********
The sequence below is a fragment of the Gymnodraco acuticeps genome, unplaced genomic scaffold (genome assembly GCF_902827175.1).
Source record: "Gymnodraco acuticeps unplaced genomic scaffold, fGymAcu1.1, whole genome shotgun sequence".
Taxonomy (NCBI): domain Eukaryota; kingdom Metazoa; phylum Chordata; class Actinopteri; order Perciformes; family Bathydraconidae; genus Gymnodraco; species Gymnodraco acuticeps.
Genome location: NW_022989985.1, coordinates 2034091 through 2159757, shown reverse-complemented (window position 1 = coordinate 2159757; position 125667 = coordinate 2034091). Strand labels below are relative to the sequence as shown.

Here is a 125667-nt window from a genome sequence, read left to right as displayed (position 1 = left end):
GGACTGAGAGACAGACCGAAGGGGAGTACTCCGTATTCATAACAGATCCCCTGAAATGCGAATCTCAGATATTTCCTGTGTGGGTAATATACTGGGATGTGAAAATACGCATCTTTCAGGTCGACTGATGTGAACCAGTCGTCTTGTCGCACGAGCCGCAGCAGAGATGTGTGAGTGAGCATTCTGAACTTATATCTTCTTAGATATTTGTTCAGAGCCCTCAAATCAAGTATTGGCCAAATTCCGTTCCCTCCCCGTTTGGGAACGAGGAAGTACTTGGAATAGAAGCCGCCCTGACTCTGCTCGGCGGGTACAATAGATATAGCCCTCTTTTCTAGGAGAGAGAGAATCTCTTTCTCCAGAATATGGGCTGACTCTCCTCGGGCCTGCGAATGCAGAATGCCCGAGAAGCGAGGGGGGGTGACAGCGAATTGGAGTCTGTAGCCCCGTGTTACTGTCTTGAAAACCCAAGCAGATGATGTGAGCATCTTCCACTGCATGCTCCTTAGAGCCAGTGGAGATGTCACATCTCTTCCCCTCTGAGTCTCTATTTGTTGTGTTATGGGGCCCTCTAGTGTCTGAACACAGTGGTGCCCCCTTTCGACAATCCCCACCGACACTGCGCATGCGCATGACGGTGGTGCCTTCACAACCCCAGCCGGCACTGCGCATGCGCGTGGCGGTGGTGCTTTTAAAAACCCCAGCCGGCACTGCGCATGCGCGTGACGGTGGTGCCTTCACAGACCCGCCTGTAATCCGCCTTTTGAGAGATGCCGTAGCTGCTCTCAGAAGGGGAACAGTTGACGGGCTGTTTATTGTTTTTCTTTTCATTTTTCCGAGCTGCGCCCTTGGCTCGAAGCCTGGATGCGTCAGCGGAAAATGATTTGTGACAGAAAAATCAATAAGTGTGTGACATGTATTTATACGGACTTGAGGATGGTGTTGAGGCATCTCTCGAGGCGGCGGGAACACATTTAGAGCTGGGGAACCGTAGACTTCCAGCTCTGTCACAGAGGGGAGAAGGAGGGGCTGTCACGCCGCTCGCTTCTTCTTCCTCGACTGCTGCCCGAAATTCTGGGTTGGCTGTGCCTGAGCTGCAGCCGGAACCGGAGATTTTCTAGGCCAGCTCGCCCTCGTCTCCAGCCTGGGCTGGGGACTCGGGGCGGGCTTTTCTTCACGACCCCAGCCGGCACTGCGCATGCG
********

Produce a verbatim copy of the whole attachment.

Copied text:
The sequence below is a fragment of the Gymnodraco acuticeps genome, unplaced genomic scaffold (genome assembly GCF_902827175.1).
Source record: "Gymnodraco acuticeps unplaced genomic scaffold, fGymAcu1.1, whole genome shotgun sequence".
Taxonomy (NCBI): domain Eukaryota; kingdom Metazoa; phylum Chordata; class Actinopteri; order Perciformes; family Bathydraconidae; genus Gymnodraco; species Gymnodraco acuticeps.
Genome location: NW_022989985.1, coordinates 2034091 through 2159757, shown reverse-complemented (window position 1 = coordinate 2159757; position 125667 = coordinate 2034091). Strand labels below are relative to the sequence as shown.

Here is a 125667-nt window from a genome sequence, read left to right as displayed (position 1 = left end):
GGACTGAGAGACAGACCGAAGGGGAGTACTCCGTATTCATAACAGATCCCCTGAAATGCGAATCTCAGATATTTCCTGTGTGGGTAATATACTGGGATGTGAAAATACGCATCTTTCAGGTCGACTGATGTGAACCAGTCGTCTTGTCGCACGAGCCGCAGCAGAGATGTGTGAGTGAGCATTCTGAACTTATATCTTCTTAGATATTTGTTCAGAGCCCTCAAATCAAGTATTGGCCAAATTCCGTTCCCTCCCCGTTTGGGAACGAGGAAGTACTTGGAATAGAAGCCGCCCTGACTCTGCTCGGCGGGTACAATAGATATAGCCCTCTTTTCTAGGAGAGAGAGAATCTCTTTCTCCAGAATATGGGCTGACTCTCCTCGGGCCTGCGAATGCAGAATGCCCGAGAAGCGAGGGGGGGTGACAGCGAATTGGAGTCTGTAGCCCCGTGTTACTGTCTTGAAAACCCAAGCAGATGATGTGAGCATCTTCCACTGCATGCTCCTTAGAGCCAGTGGAGATGTCACATCTCTTCCCCTCTGAGTCTCTATTTGTTGTGTTATGGGGCCCTCTAGTGTCTGAACACAGTGGTGCCCCCTTTCGACAATCCCCACCGACACTGCGCATGCGCATGACGGTGGTGCCTTCACAACCCCAGCCGGCACTGCGCATGCGCGTGGCGGTGGTGCTTTTAAAAACCCCAGCCGGCACTGCGCATGCGCGTGACGGTGGTGCCTTCACAGACCCGCCTGTAATCCGCCTTTTGAGAGATGCCGTAGCTGCTCTCAGAAGGGGAACAGTTGACGGGCTGTTTATTGTTTTTCTTTTCATTTTTCCGAGCTGCGCCCTTGGCTCGAAGCCTGGATGCGTCAGCGGAAAATGATTTGTGACAGAAAAATCAATAAGTGTGTGACATGTATTTATACGGACTTGAGGATGGTGTTGAGGCATCTCTCGAGGCGGCGGGAACACATTTAGAGCTGGGGAACCGTAGACTTCCAGCTCTGTCACAGAGGGGAGAAGGAGGGGCTGTCACGCCGCTCGCTTCTTCTTCCTCGACTGCTGCCCGAAATTCTGGGTTGGCTGTGCCTGAGCTGCAGCCGGAACCGGAGATTTTCTAGGCCAGCTCGCCCTCGTCTCCAGCCTGGGCTGGGGACTCGGGGCGGGCTTTTCTTCACGACCCCAGCCGGCACTGCGCATGCG